SUMMARY OF THE INVENTION

In one aspect, the present invention is a method of filtering responses to a gatekeeper discovery request message that is multicast from a mobile terminal to a plurality of gatekeepers in a communications network so that an optimum gatekeeper can be selected. When using the H.323 protocol, the Gatekeeper Request (GRQ) message is modified to include criteria for an optimum gatekeeper for the mobile terminal. Each gatekeeper, upon receiving the enhanced GRQ message, determines whether it meets the criteria in the request message. If so, a confirmation message is sent to the mobile terminal from each gatekeeper that meets the criteria.

In an alternative embodiment, gatekeepers that receive the enhanced GRQ message send a response indicating their capabilities to meet each of the criteria. The mobile terminal then determines the optimum gatekeeper by comparing the reported gatekeeper capabilities to the optimum gatekeeper criteria.

The method is also applicable to networks utilizing other protocols such as Session Initiation Protocol (SIP) developed by the Internet Engineering Task Force (IETF), as well as to data networks in general where a client multicasts a request message to a plurality of servers in the network.

In another aspect, the present invention is a gatekeeper that controls access to a communications network and responds to gatekeeper request messages from mobile terminals seeking access to the network. The gatekeeper includes receiving means for receiving a request message from a mobile terminal, the request message including criteria for an optimum gatekeeper. The gatekeeper also includes comparing means for determining whether the gatekeeper meets the criteria in the request message, and transmission means for sending a confirmation message to the mobile terminal upon determining that the gatekeeper meets the criteria.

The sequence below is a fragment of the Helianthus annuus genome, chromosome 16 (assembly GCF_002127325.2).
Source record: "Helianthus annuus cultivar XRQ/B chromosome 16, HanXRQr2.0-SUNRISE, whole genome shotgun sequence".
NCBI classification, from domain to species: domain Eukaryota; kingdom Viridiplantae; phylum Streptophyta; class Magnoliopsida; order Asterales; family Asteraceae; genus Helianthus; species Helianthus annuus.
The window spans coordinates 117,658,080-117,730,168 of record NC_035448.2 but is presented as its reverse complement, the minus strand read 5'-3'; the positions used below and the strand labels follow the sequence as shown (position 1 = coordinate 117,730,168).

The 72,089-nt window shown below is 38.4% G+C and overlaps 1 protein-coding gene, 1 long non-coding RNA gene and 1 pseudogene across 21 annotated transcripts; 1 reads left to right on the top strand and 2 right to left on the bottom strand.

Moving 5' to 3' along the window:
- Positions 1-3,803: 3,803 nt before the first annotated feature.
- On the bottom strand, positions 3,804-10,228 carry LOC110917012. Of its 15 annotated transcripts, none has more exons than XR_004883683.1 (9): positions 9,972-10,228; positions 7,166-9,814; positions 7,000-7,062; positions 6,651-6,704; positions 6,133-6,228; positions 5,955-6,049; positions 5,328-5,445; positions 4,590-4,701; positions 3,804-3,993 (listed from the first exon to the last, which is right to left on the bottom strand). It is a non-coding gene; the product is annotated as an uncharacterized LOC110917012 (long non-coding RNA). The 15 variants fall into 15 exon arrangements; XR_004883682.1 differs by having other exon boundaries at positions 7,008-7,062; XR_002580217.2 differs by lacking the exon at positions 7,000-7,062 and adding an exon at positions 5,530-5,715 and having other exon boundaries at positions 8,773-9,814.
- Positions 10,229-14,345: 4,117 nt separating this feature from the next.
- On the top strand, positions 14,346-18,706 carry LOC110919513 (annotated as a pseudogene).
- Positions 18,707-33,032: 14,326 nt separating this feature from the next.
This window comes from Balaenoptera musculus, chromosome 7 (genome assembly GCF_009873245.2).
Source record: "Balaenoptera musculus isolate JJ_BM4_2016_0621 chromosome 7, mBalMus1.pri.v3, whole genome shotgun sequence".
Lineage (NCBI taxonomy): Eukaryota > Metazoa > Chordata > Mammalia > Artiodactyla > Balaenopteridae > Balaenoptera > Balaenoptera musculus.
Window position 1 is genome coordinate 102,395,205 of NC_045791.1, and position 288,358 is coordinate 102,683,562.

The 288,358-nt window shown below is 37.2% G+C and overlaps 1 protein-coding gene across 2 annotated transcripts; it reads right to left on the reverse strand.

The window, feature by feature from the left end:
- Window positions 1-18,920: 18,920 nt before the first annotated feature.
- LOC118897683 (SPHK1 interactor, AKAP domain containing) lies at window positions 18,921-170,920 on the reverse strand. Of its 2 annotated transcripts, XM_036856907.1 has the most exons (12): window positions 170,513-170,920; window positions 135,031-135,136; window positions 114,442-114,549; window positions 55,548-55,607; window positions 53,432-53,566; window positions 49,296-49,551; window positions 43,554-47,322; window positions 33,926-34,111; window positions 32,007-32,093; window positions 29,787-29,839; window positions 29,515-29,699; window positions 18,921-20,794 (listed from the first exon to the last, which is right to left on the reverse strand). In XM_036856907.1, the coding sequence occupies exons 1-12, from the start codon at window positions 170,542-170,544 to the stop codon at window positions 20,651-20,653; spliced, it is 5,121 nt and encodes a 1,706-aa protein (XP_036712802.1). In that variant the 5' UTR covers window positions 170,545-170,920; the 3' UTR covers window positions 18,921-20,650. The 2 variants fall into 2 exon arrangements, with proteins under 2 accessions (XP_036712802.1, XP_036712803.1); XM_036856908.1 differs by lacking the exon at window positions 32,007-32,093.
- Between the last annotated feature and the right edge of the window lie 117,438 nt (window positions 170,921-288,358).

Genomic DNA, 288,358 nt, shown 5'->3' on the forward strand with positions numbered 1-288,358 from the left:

In yet another aspect, the present invention is a mobile terminal in a radio telecommunications network that communicates with a gatekeeper that controls access to a packet-switched network. The mobile terminal includes means for requesting a service node to multicast a request message to a plurality of gatekeepers. The request message may include criteria for an optimum gatekeeper for the mobile terminal. The mobile terminal also includes receiving means for receiving a plurality of response messages from the gatekeepers. Each of the response messages includes a list of capabilities for the responding gatekeeper. Additionally, the mobile terminal includes means for comparing the received performance capabilities of each responding gatekeeper with the list of criteria for an optimum gatekeeper in order to determine which of the responding gatekeepers best meets the criteria.

BRIEF DESCRIPTION OF THE DRAWINGS

The invention will be better understood and its numerous objects and advantages will become more apparent to those skilled in the art by reference to the following drawings, in conjunction with the accompanying specification, in which:

FIG. 1 is a signaling diagram illustrating the flow of messages when a gatekeeper is discovered according to the teachings of a first embodiment of the present invention;

FIG. 2 is a simplified block diagram of a gatekeeper modified in accordance with the teachings of the first embodiment of the present invention; and

FIG. 3 is a signaling diagram illustrating the flow of messages when a gatekeeper is discovered according to the teachings of a second embodiment of the present invention.

DETAILED DESCRIPTION OF EMBODIMENTS